Opinion: Unless you plan to shoot the viruses one by one, gun shops aren’t essential services
We’re in the midst of a pandemic, with residents in many states around the country — including California —under orders to remain at home except for essential trips to essential businesses.
A run to the drugstore for a prescription is still allowed, for obvious reasons. So is going the grocery store to stock up on food.
But how about a quick trip to the nearest gun shop for a new .38 and some ammo? Should that be allowed when we’re all being told to stay home?
Well, according to gun advocates — including, naturally, the National Rifle Assn. — it should be. They are pushing for shutdown-order exemptions for gun shops, arguing that they provide an essential service during a pandemic.
That’s ludicrous. Unless you plan on shooting those little coronaviruses one by one, no, gun shops are not providing an essential service during a pandemic. They are profiting from the marketing of fear — get armed now before the desperate hordes invade your neighborhood in search of toilet paper!
There is confusion over this issue, as a result of how these different decrees have been framed and delivered in different states. The Trace, a nonprofit news site devoted to covering gun violence, is keeping track state by state.
Here in California, Gov. Gavin Newsom’s stay-at-home order exempted a range of operations from the shutdown order, but that list didn’t include gun shops. Yet absent a specific order to shut their doors, some have stayed open.
Over the last few days, Los Angeles County Sheriff Alex Villanueva began ordering gun shops to close, deeming them nonessential under the stay-at-home order. But then he said the “county’s top lawyer” advised that such shops could remain open, so he gave up and said it was up to Newsom’s office to say yay or nay on the gun shops.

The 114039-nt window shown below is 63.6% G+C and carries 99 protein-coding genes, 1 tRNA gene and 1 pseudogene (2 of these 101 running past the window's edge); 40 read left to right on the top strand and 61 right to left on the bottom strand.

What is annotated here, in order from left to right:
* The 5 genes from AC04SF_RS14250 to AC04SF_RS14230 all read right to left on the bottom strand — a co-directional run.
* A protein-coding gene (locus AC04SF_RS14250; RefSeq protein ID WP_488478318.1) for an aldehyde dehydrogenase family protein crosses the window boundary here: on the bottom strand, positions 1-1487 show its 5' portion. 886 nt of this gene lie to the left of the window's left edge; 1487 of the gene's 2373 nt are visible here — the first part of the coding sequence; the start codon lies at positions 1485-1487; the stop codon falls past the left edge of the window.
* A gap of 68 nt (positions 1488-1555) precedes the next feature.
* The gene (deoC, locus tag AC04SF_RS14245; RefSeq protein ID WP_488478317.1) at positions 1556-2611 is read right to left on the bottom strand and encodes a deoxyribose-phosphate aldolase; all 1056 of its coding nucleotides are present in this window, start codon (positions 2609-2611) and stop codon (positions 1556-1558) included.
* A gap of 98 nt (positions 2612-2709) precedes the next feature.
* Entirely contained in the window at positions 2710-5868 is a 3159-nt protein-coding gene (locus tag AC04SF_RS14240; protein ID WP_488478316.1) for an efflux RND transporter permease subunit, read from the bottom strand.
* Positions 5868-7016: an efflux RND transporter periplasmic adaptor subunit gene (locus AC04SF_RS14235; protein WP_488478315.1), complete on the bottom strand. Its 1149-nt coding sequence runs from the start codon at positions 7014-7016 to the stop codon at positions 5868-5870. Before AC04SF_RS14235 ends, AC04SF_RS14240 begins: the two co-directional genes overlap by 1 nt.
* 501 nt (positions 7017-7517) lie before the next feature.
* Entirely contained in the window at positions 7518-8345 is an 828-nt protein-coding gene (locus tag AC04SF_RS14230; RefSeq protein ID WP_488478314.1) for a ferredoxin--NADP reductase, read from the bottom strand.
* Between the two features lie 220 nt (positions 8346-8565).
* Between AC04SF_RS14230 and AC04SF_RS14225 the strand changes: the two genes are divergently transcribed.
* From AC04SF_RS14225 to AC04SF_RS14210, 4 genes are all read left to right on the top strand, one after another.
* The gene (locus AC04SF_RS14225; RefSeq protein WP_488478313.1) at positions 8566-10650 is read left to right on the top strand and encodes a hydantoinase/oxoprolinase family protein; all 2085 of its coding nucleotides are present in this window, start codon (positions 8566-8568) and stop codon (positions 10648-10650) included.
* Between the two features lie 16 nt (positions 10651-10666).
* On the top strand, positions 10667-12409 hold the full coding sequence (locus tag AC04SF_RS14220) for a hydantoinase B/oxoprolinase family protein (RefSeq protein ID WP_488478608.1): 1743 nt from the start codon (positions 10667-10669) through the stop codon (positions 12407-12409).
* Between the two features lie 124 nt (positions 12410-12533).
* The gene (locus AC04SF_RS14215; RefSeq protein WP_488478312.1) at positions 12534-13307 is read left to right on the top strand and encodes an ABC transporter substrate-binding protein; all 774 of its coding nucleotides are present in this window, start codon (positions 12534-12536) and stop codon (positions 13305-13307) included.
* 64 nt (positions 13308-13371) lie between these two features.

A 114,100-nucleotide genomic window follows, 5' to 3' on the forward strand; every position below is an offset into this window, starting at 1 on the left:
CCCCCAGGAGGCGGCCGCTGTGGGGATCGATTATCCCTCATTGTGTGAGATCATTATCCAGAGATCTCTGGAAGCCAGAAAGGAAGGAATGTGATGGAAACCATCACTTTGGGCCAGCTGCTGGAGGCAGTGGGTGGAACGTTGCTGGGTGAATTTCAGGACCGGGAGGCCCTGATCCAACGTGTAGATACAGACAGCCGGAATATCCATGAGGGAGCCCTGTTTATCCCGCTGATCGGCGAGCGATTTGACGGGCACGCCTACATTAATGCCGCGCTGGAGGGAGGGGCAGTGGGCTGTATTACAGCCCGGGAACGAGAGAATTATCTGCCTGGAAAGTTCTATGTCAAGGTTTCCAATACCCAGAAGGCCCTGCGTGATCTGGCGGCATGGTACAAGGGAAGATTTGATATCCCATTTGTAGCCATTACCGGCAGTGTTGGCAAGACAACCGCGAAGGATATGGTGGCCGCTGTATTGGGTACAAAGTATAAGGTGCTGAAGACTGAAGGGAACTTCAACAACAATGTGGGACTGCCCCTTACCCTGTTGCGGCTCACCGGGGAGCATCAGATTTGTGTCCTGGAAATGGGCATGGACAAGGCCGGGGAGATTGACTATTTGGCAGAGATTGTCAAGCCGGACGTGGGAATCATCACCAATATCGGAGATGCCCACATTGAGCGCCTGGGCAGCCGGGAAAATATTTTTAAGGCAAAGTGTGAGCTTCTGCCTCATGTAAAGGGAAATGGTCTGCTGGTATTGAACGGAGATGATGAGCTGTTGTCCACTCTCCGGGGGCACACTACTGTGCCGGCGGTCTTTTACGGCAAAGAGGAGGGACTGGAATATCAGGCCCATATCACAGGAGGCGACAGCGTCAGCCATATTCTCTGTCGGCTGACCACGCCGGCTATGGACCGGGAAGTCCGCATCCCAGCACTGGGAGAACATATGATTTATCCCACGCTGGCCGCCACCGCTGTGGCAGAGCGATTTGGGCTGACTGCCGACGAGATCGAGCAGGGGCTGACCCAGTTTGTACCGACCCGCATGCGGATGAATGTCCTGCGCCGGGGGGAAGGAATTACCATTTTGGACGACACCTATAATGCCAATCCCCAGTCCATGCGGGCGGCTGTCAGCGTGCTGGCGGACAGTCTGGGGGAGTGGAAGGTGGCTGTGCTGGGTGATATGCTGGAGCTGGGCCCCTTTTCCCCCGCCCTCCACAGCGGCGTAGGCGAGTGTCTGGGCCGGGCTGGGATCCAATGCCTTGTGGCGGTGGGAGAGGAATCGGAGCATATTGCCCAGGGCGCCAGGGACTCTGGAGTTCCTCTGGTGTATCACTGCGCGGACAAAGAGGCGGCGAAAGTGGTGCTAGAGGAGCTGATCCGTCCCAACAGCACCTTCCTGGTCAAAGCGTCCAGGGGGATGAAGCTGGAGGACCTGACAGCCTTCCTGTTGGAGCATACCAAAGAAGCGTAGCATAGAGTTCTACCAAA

The governor needs to say nay, and soon.
A health worker at an immigrant detention center has contracted COVID-19. Officials say it hasn’t spread, but we know how that story will play out.
The U.S. Supreme Court ruled in the 2008 District of Columbia vs. Heller case that the 2nd Amendment protects the right of an individual to own a firearm in the home for self-protection. It was an atrocious decision that ran contrary to decades of jurisprudence (you can catch up here), but as long as that’s the current standard, we’re stuck with it.
But that doesn’t mean that individuals have the right to buy any gun or ammunition at any time they want. In fact, in the Heller decision, Justice Antonin Scalia wrote that the government has a legitimate interest in regulating the sales of firearms and that “nothing in our opinion should be taken to cast doubt on longstanding prohibitions on the possession of firearms by felons and the mentally ill, or laws forbidding the carrying of firearms in sensitive places such as schools and government buildings, or laws imposing conditions and qualifications on the commercial sale of arms.”
And ordering gun shops closed along with most other businesses clearly falls under that authority to impose conditions on the sale of weapons.
Other issues here are more problematic. Since the onset of this pandemic, gun shops have been doing big business. According to several news reports, some Asian Americans, fearing racist attacks after the outbreak began in China, began arming themselves. Then other individuals fearing the breakdown of social order began lining up. And those who already had guns (and in some cases arsenals), began buying more guns and ammunition.
Are those the rational responses to the spread of a virus? No. They are functions of fear. Understandable fear, to be sure. This virus is a scary threat to humans, and as a society we were woefully ill-prepared for it. We’re still scrambling to catch up, and it’s unclear whether we will.
But more of us buying guns or expanding personal armories is not a rational response to a medical emergency. It is caving in to dark thoughts and expectations, and it moves the needle on our collective safety a little further down the “dangerous” part of the scale.
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